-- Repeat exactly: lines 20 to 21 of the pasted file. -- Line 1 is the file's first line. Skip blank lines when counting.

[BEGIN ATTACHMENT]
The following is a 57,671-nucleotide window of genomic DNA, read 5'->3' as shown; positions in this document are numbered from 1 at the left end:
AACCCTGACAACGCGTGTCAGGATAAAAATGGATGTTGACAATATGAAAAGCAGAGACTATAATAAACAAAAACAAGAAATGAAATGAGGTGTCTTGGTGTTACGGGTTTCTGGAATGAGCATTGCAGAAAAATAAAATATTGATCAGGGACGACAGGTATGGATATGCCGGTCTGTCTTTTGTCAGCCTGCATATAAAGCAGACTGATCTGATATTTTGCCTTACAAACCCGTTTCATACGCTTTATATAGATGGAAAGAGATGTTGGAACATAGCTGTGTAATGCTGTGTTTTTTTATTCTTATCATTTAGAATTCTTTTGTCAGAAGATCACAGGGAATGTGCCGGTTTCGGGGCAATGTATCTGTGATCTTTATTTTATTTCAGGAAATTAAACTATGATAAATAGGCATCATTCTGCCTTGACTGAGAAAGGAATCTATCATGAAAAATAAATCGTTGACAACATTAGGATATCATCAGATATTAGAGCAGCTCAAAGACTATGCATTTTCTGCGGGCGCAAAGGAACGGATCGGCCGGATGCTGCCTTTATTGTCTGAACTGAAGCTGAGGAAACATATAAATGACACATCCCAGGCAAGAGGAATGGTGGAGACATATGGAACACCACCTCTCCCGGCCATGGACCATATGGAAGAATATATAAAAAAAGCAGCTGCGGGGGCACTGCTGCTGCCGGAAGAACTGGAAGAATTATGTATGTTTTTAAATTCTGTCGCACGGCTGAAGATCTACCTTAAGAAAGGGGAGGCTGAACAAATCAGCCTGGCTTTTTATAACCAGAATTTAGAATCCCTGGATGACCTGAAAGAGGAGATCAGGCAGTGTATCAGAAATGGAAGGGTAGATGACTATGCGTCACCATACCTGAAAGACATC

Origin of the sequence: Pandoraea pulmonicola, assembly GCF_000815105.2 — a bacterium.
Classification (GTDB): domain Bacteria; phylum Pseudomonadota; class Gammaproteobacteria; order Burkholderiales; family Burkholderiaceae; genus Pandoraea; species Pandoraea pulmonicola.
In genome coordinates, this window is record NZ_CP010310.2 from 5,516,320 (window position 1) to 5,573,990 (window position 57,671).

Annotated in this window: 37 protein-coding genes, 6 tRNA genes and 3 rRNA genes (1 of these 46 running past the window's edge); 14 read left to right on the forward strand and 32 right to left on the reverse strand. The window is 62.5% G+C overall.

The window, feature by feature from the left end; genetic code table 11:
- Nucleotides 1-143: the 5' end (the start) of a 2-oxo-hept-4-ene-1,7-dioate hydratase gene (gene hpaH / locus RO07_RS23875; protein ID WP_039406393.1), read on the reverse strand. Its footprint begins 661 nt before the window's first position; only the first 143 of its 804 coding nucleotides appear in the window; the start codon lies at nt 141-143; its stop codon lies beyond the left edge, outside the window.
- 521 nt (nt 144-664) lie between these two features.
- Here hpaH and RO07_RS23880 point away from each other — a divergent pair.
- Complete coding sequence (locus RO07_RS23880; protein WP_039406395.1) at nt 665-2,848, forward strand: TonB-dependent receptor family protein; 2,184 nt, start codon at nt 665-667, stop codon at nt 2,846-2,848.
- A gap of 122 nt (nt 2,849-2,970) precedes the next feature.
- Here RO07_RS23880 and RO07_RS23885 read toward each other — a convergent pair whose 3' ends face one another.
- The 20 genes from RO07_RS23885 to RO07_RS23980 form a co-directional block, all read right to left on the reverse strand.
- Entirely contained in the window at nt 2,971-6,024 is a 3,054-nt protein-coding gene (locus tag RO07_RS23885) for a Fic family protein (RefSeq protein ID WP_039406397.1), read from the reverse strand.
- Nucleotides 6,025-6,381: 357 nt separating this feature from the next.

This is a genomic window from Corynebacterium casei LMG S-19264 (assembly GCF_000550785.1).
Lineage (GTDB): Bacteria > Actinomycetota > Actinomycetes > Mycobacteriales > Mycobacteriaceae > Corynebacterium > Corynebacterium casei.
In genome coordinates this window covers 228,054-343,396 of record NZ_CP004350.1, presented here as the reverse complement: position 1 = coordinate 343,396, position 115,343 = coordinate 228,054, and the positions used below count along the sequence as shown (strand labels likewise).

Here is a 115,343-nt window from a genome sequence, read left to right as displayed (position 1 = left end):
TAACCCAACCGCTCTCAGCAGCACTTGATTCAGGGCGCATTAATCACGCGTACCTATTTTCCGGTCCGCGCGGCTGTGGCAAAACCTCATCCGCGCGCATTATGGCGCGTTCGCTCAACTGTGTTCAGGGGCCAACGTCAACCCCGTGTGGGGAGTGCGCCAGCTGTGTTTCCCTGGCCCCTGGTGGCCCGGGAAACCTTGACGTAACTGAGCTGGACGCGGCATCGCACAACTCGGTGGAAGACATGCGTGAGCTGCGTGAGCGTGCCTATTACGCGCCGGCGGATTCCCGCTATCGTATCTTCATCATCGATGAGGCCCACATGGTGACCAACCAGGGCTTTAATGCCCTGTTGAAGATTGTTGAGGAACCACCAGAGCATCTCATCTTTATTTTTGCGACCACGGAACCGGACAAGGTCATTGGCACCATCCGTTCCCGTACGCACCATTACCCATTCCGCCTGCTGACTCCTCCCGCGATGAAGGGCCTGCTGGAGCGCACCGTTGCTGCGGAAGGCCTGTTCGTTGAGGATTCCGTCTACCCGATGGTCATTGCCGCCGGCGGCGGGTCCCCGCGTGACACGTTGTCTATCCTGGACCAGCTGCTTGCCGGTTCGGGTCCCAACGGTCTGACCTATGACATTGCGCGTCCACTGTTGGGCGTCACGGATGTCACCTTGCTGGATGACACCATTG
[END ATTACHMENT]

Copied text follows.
Here is a 115,343-nt window from a genome sequence, read left to right as displayed (position 1 = left end):
TAACCCAACCGCTCTCAGCAGCACTTGATTCAGGGCGCATTAATCACGCGTACCTATTTTCCGGTCCGCGCGGCTGTGGCAAAACCTCATCCGCGCGCATTATGGCGCGTTCGCTCAACTGTGTTCAGGGGCCAACGTCAACCCCGTGTGGGGAGTGCGCCAGCTGTGTTTCCCTGGCCCCTGGTGGCCCGGGAAACCTTGACGTAACTGAGCTGGACGCGGCATCGCACAACTCGGTGGAAGACATGCGTGAGCTGCGTGAGCGTGCCTATTACGCGCCGGCGGATTCCCGCTATCGTATCTTCATCATCGATGAGGCCCACATGGTGACCAACCAGGGCTTTAATGCCCTGTTGAAGATTGTTGAGGAACCACCAGAGCATCTCATCTTTATTTTTGCGACCACGGAACCGGACAAGGTCATTGGCACCATCCGTTCCCGTACGCACCATTACCCATTCCGCCTGCTGACTCCTCCCGCGATGAAGGGCCTGCTGGAGCGCACCGTTGCTGCGGAAGGCCTGTTCGTTGAGGATTCCGTCTACCCGATGGTCATTGCCGCCGGCGGCGGGTCCCCGCGTGACACGTTGTCTATCCTGGACCAGCTGCTTGCCGGTTCGGGTCCCAACGGTCTGACCTATGACATTGCGCGTCCACTGTTGGGCGTCACGGATGTCACCTTGCTGGATGACACCATTG